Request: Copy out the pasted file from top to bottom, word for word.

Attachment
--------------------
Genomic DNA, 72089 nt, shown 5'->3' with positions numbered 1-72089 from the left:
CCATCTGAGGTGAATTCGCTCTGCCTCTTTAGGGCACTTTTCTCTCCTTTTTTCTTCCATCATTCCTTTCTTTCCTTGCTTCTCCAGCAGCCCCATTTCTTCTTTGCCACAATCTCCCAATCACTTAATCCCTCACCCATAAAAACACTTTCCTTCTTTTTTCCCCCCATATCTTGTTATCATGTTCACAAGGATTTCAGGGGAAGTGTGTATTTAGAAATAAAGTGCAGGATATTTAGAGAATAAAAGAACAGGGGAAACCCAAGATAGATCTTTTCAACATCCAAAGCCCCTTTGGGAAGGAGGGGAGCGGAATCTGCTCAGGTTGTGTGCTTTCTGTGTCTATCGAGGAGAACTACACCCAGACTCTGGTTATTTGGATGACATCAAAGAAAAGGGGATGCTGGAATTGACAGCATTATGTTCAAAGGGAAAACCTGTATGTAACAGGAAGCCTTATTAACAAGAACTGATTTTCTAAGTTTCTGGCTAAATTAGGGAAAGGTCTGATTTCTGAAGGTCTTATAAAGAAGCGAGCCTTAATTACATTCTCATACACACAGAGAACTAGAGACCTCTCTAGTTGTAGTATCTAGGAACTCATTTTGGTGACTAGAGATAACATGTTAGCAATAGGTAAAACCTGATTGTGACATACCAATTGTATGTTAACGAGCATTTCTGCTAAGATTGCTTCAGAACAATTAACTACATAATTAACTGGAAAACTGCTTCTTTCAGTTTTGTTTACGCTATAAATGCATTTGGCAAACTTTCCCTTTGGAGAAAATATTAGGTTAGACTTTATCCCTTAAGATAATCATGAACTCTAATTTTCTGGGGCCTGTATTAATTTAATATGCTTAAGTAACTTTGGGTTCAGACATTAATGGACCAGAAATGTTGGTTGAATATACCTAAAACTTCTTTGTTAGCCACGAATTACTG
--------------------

Genomic DNA, 72089 nt, shown 5'->3' with positions numbered 1-72089 from the left:
CCATCTGAGGTGAATTCGCTCTGCCTCTTTAGGGCACTTTTCTCTCCTTTTTTCTTCCATCATTCCTTTCTTTCCTTGCTTCTCCAGCAGCCCCATTTCTTCTTTGCCACAATCTCCCAATCACTTAATCCCTCACCCATAAAAACACTTTCCTTCTTTTTTCCCCCCATATCTTGTTATCATGTTCACAAGGATTTCAGGGGAAGTGTGTATTTAGAAATAAAGTGCAGGATATTTAGAGAATAAAAGAACAGGGGAAACCCAAGATAGATCTTTTCAACATCCAAAGCCCCTTTGGGAAGGAGGGGAGCGGAATCTGCTCAGGTTGTGTGCTTTCTGTGTCTATCGAGGAGAACTACACCCAGACTCTGGTTATTTGGATGACATCAAAGAAAAGGGGATGCTGGAATTGACAGCATTATGTTCAAAGGGAAAACCTGTATGTAACAGGAAGCCTTATTAACAAGAACTGATTTTCTAAGTTTCTGGCTAAATTAGGGAAAGGTCTGATTTCTGAAGGTCTTATAAAGAAGCGAGCCTTAATTACATTCTCATACACACAGAGAACTAGAGACCTCTCTAGTTGTAGTATCTAGGAACTCATTTTGGTGACTAGAGATAACATGTTAGCAATAGGTAAAACCTGATTGTGACATACCAATTGTATGTTAACGAGCATTTCTGCTAAGATTGCTTCAGAACAATTAACTACATAATTAACTGGAAAACTGCTTCTTTCAGTTTTGTTTACGCTATAAATGCATTTGGCAAACTTTCCCTTTGGAGAAAATATTAGGTTAGACTTTATCCCTTAAGATAATCATGAACTCTAATTTTCTGGGGCCTGTATTAATTTAATATGCTTAAGTAACTTTGGGTTCAGACATTAATGGACCAGAAATGTTGGTTGAATATACCTAAAACTTCTTTGTTAGCCACGAATTACTG